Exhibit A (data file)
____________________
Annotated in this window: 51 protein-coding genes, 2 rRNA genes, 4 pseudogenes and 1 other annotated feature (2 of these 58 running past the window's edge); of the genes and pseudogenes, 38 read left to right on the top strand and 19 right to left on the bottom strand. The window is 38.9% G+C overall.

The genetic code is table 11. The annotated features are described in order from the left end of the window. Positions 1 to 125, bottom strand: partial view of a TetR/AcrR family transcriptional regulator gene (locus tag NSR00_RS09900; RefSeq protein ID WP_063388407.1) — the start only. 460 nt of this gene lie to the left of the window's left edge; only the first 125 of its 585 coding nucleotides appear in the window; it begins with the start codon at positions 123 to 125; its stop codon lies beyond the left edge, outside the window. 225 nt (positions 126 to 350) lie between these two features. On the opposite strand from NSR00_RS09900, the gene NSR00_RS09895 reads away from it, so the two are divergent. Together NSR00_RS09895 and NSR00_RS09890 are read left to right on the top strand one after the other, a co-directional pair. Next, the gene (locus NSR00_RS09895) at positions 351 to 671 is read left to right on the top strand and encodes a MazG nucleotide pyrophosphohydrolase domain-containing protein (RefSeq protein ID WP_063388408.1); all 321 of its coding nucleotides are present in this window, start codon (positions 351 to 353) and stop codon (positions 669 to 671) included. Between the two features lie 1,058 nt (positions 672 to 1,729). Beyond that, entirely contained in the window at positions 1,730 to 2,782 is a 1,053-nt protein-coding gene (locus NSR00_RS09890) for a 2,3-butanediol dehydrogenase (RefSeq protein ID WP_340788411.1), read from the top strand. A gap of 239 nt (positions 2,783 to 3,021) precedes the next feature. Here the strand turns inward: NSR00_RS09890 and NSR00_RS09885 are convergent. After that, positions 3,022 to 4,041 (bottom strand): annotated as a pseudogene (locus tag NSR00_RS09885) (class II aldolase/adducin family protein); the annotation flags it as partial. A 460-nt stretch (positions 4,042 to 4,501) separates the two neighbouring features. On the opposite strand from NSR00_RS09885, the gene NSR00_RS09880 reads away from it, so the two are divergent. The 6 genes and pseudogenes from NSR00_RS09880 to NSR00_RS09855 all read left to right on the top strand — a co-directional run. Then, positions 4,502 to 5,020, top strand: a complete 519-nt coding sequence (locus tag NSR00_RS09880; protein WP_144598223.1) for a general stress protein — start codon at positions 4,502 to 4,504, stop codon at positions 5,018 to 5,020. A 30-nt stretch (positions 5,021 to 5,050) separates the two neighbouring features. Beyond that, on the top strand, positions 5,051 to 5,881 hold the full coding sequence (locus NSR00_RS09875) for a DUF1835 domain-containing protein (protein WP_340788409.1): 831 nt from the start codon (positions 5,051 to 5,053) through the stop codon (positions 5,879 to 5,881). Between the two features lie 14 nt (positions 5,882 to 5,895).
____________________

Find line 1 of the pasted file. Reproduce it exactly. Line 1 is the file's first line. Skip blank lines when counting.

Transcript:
Annotated in this window: 51 protein-coding genes, 2 rRNA genes, 4 pseudogenes and 1 other annotated feature (2 of these 58 running past the window's edge); of the genes and pseudogenes, 38 read left to right on the top strand and 19 right to left on the bottom strand. The window is 38.9% G+C overall.